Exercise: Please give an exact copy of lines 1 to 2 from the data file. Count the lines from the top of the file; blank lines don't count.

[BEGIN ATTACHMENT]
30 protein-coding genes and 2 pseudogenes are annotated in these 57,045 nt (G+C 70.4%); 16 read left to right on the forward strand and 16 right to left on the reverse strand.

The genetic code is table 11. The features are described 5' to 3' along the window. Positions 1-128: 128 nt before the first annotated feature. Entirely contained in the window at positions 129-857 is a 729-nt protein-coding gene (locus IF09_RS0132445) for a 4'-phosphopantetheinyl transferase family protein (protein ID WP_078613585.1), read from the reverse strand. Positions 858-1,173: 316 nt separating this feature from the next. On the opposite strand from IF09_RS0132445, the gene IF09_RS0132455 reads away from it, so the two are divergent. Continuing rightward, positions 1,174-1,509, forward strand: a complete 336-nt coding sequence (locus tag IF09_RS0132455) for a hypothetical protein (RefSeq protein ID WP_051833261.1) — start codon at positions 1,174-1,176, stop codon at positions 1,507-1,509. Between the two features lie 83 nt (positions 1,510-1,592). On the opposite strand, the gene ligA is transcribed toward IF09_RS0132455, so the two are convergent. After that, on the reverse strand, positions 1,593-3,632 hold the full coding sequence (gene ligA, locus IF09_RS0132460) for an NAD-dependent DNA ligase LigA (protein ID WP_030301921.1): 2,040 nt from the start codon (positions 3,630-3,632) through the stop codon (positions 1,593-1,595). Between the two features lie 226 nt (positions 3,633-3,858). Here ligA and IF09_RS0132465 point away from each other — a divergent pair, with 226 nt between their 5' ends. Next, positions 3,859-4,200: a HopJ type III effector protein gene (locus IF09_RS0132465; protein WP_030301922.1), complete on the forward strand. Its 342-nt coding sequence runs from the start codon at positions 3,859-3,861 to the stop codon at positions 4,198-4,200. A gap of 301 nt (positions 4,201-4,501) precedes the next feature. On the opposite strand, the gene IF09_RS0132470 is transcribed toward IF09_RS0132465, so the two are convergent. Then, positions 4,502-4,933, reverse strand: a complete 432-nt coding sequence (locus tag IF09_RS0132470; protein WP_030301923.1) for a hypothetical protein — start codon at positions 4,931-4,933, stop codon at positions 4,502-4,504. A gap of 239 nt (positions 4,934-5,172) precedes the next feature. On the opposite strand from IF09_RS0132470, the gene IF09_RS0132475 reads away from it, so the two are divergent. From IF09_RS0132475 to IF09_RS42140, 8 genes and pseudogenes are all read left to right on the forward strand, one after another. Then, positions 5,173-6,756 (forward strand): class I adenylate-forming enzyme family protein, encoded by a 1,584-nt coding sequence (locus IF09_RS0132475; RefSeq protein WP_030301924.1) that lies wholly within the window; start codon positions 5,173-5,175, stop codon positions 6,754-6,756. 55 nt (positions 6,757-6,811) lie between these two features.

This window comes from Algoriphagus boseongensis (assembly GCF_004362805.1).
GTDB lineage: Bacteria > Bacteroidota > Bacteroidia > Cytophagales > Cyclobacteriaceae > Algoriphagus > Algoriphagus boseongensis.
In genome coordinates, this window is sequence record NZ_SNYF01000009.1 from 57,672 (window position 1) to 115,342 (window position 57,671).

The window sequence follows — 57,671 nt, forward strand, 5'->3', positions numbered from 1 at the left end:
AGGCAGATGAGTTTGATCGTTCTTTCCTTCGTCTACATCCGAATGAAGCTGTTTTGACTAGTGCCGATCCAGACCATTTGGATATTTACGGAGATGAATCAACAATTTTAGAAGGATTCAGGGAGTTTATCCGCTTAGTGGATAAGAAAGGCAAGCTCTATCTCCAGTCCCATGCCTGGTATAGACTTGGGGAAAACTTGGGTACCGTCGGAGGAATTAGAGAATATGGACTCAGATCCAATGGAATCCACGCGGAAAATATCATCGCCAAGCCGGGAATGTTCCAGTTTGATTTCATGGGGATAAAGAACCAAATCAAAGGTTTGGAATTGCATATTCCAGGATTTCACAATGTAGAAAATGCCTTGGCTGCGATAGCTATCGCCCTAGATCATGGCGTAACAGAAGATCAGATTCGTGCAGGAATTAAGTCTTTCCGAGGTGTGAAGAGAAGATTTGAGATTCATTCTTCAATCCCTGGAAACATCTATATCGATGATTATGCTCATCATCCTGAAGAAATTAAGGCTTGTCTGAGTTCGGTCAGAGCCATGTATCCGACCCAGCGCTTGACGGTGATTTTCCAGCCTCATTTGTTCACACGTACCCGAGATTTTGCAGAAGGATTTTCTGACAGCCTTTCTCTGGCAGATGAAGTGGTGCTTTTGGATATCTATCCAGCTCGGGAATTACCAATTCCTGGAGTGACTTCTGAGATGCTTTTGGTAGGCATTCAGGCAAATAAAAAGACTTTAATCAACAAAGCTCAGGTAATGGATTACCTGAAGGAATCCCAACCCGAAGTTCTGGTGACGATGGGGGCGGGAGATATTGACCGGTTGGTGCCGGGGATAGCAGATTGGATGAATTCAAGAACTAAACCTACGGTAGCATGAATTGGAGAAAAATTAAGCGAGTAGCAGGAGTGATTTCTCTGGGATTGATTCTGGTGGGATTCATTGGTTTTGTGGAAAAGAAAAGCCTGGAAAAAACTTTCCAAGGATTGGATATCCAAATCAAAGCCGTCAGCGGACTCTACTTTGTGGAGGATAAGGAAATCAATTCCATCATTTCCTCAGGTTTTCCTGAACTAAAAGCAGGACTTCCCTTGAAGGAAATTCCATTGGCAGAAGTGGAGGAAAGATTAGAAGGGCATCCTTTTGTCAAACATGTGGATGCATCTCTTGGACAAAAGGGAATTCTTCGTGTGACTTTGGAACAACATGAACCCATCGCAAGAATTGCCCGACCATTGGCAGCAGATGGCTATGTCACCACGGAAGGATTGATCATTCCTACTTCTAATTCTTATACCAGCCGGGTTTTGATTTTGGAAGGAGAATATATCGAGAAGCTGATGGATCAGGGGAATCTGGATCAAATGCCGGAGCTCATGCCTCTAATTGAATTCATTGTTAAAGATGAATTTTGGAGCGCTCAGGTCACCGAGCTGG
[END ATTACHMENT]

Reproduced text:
30 protein-coding genes and 2 pseudogenes are annotated in these 57,045 nt (G+C 70.4%); 16 read left to right on the forward strand and 16 right to left on the reverse strand.

The genetic code is table 11. The features are described 5' to 3' along the window. Positions 1-128: 128 nt before the first annotated feature. Entirely contained in the window at positions 129-857 is a 729-nt protein-coding gene (locus IF09_RS0132445) for a 4'-phosphopantetheinyl transferase family protein (protein ID WP_078613585.1), read from the reverse strand. Positions 858-1,173: 316 nt separating this feature from the next. On the opposite strand from IF09_RS0132445, the gene IF09_RS0132455 reads away from it, so the two are divergent. Continuing rightward, positions 1,174-1,509, forward strand: a complete 336-nt coding sequence (locus tag IF09_RS0132455) for a hypothetical protein (RefSeq protein ID WP_051833261.1) — start codon at positions 1,174-1,176, stop codon at positions 1,507-1,509. Between the two features lie 83 nt (positions 1,510-1,592). On the opposite strand, the gene ligA is transcribed toward IF09_RS0132455, so the two are convergent. After that, on the reverse strand, positions 1,593-3,632 hold the full coding sequence (gene ligA, locus IF09_RS0132460) for an NAD-dependent DNA ligase LigA (protein ID WP_030301921.1): 2,040 nt from the start codon (positions 3,630-3,632) through the stop codon (positions 1,593-1,595). Between the two features lie 226 nt (positions 3,633-3,858). Here ligA and IF09_RS0132465 point away from each other — a divergent pair, with 226 nt between their 5' ends. Next, positions 3,859-4,200: a HopJ type III effector protein gene (locus IF09_RS0132465; protein WP_030301922.1), complete on the forward strand. Its 342-nt coding sequence runs from the start codon at positions 3,859-3,861 to the stop codon at positions 4,198-4,200. A gap of 301 nt (positions 4,201-4,501) precedes the next feature. On the opposite strand, the gene IF09_RS0132470 is transcribed toward IF09_RS0132465, so the two are convergent. Then, positions 4,502-4,933, reverse strand: a complete 432-nt coding sequence (locus tag IF09_RS0132470; protein WP_030301923.1) for a hypothetical protein — start codon at positions 4,931-4,933, stop codon at positions 4,502-4,504. A gap of 239 nt (positions 4,934-5,172) precedes the next feature. On the opposite strand from IF09_RS0132470, the gene IF09_RS0132475 reads away from it, so the two are divergent. From IF09_RS0132475 to IF09_RS42140, 8 genes and pseudogenes are all read left to right on the forward strand, one after another. Then, positions 5,173-6,756 (forward strand): class I adenylate-forming enzyme family protein, encoded by a 1,584-nt coding sequence (locus IF09_RS0132475; RefSeq protein WP_030301924.1) that lies wholly within the window; start codon positions 5,173-5,175, stop codon positions 6,754-6,756. 55 nt (positions 6,757-6,811) lie between these two features.